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REVIEW - Jersey Boys is full of timeless tunes, beautiful storytelling and a slick production!

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On Wednesday, we went to the Manchester Opera House to see Jersey Boys take centre stage. Read what our reviewer, Lizzie Johnston had to say about this must see production...

Jersey Boys has been around for years, and is many people’s favourite musical. Despite all the publicity, I’d never seen it. Saying that, I already knew a lot of the songs - Can’t Take My Eyes Off You is my go to karaoke song so I’m already a fan of the tunes! I’d heard so much hype that I went along to the performance with high expectations; this musical is a worldwide sensation after all, so I expected it to be great. Sat in the auditorium before the show started, I was chatting to the people sitting next to me and it turned out they hadn’t seen the show either but had heard so many rave reviews, so it’s clear there’s now a level of expectation for any Jersey Boys first-timer. Throughout the evening, it became obvious that many people had seen the show several times, and now I can completely understand why. 

 

 

Jersey Boys is a true-life phenomenon and takes you behind the music of Frankie Valli and The Four Seasons and uncovers the stories of the original four members. Taking them from just four New Jersey guys and following them as they become global stars in the Rock and Roll Hall of Fame. They had a sound like nobody had ever heard, and the radio couldn’t get enough of it.  Featuring their legendary hits, including Sherry, Big Girls Don’t Cry, December, 1963 (Oh What a Night), and so many more. It’s a true toe-tapper with recognisable tunes throughout. 

 

 

Simply put, this show is brilliant! It’s uplifting with hit after hit that’ll have you smiling and swaying for the whole time. The musical arrangements are excellent, sticking to the true style and sound of The Four Seasons, and with so many artists covering their music, there’s songs that everyone will recognise. Although, there is quite a bit of bad language so be aware that it’s not quite one for the kids - but that’s something I didn’t mind at all.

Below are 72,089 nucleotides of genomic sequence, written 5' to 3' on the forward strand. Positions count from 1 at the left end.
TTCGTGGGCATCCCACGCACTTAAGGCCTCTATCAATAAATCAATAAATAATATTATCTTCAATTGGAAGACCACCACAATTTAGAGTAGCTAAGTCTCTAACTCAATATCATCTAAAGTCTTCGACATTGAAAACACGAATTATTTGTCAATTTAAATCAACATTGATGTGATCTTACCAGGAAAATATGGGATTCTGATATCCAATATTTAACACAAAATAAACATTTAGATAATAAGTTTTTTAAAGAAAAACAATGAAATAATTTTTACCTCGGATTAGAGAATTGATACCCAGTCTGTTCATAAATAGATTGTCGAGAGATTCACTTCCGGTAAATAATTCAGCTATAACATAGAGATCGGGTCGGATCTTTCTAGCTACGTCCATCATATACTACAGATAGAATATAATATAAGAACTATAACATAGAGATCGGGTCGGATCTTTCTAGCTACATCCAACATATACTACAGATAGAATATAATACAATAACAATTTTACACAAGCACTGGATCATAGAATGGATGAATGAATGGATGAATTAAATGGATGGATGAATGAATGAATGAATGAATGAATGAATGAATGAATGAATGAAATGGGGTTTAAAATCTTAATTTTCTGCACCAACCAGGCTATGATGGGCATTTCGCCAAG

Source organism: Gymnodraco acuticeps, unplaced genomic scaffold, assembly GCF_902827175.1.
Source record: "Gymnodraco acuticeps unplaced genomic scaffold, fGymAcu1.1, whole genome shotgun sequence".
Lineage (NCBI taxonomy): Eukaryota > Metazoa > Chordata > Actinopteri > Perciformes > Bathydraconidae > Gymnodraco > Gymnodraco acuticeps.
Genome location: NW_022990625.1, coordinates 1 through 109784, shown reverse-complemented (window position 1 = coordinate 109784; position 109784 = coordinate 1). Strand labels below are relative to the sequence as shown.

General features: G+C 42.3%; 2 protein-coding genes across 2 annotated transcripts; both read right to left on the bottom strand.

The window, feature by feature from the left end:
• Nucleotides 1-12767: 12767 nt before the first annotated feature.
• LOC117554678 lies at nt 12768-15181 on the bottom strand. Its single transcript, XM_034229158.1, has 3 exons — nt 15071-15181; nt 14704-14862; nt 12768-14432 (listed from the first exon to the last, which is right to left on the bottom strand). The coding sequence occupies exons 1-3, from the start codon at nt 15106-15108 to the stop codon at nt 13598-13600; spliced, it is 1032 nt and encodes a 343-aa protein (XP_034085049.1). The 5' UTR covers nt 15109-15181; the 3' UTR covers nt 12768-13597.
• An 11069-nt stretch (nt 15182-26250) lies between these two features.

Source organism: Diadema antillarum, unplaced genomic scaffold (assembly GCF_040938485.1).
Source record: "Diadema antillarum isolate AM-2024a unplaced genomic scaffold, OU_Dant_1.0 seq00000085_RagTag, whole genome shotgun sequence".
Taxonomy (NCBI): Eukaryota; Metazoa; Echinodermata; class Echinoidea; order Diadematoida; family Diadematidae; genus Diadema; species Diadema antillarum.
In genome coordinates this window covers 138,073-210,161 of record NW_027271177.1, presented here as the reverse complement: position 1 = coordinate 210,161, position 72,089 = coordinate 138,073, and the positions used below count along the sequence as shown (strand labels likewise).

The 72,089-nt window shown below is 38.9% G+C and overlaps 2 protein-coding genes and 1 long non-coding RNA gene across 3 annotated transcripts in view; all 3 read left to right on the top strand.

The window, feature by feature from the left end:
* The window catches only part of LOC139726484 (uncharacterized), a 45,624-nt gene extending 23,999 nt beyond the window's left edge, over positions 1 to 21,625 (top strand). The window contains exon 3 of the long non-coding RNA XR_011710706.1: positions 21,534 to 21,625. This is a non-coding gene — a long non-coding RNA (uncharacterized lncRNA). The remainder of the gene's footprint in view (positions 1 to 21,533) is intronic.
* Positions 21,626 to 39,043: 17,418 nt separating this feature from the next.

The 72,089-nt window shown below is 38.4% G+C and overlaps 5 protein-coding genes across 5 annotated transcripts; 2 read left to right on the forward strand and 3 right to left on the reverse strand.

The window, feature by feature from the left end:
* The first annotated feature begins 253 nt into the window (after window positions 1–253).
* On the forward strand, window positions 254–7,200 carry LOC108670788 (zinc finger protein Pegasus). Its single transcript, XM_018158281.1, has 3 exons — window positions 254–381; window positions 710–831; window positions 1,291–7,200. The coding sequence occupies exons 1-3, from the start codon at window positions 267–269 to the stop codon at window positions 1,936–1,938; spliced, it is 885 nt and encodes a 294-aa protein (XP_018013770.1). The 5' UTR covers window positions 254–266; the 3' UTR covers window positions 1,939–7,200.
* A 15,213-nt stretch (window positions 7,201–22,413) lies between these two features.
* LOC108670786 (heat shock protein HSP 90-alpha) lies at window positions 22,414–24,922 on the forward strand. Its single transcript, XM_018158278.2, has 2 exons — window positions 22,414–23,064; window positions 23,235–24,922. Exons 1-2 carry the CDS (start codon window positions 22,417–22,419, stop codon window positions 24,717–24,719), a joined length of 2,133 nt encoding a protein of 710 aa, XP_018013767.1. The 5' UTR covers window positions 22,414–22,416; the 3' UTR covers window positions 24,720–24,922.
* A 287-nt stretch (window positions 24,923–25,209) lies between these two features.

The story is cleverly told with a great flow making it fast-paced but not to the point where you couldn’t keep up, it meant there was never a dull moment or a drop in momentum. This was due to how the story was scripted with each member narrating a section of the show and bringing the audience into the story. I was completely hooked. This made it feel slightly different to a stereotypical musical as it had a different structure. The songs are all legitimately part of the story which made the transitions from the narration to the singing absolutely seamless. 

 

 

The set was minimal with scaffolding around the back, almost as if it was a second stage, and which created a mezzanine floor. Little furniture was used and only brought on when needed to create certain environments, whether it was a dining table or a bar set up. There was no need for a busy set as the fast pace and constant movement quickly led through the story. The costumes and props were fabulous and straight away you could tell what era the story was set in.

 

 

Each cast member was excellent, in particular the four Jerseys boys. Their voices melted so beautifully to make the harmonies that are expected with this style of music and they were so in sync with each other when doing the signature dance moves. It was well rehearsed and not one foot was out of place. It was really satisfying to watch, all of the performances were clean and a completely different style from today’s music scene. 

 

 

Ryan Heenan (Back to the Future The Musical, The Boy in the Dress, Titanic) took us through the story that transformed Frankie Valli from a shy boy into a superstar. He did an impeccable job of mastering Valli’s signature falsetto, and his portrayal of his showmanship and performance style was excellent. Valli had never seen himself as a singer and under the wing of Tommy DeVito, played by Dalton Wood (Carole - The Music of Carole King, Grease) he became the lead of the iconic group. Wood gave us all the ups and downs of DeVito, from being a confident businessman who believed in the group and pushed them towards success to the weaker man with money problems.

 

 

Blair Gibson (Jersey Boys, The Sorcerer’s Apprentice, Game Night) was Bob Gaudio and Christopher Short (The Prince of Egypt, Anything Goes, Forever Plaid) played Nick Massi. Each member brought something unique to the group and all four had an incredible story to tell. The voices were the true standout for all the performers and it took the show from what could’ve been just a tribute act to a full Jersey Boys experience. 

 

Jersey Boys deserves all the hype it gets. The audience were up on their feet dancing at the end and were just having a fantastic time, all the best indicators of an uplifting show. I know I won’t be the only one who’s singing the songs for the rest of the week. 

 

 

It’s brilliant from start to finish and worthy of all the rave reviews, making it a show that’ll be around for many years to come. Full of timeless tunes, beautiful storytelling, and a slick production. A great, uplifting tribute to a unique band. If you haven’t seen it, go, have a great night out and embrace the hype. If you have seen it, then go again - I certainly would! 

 

WE SCORE JERSEY BOYS...




Jersey Boys is on at the Manchester Opera House until Saturday 29th October.



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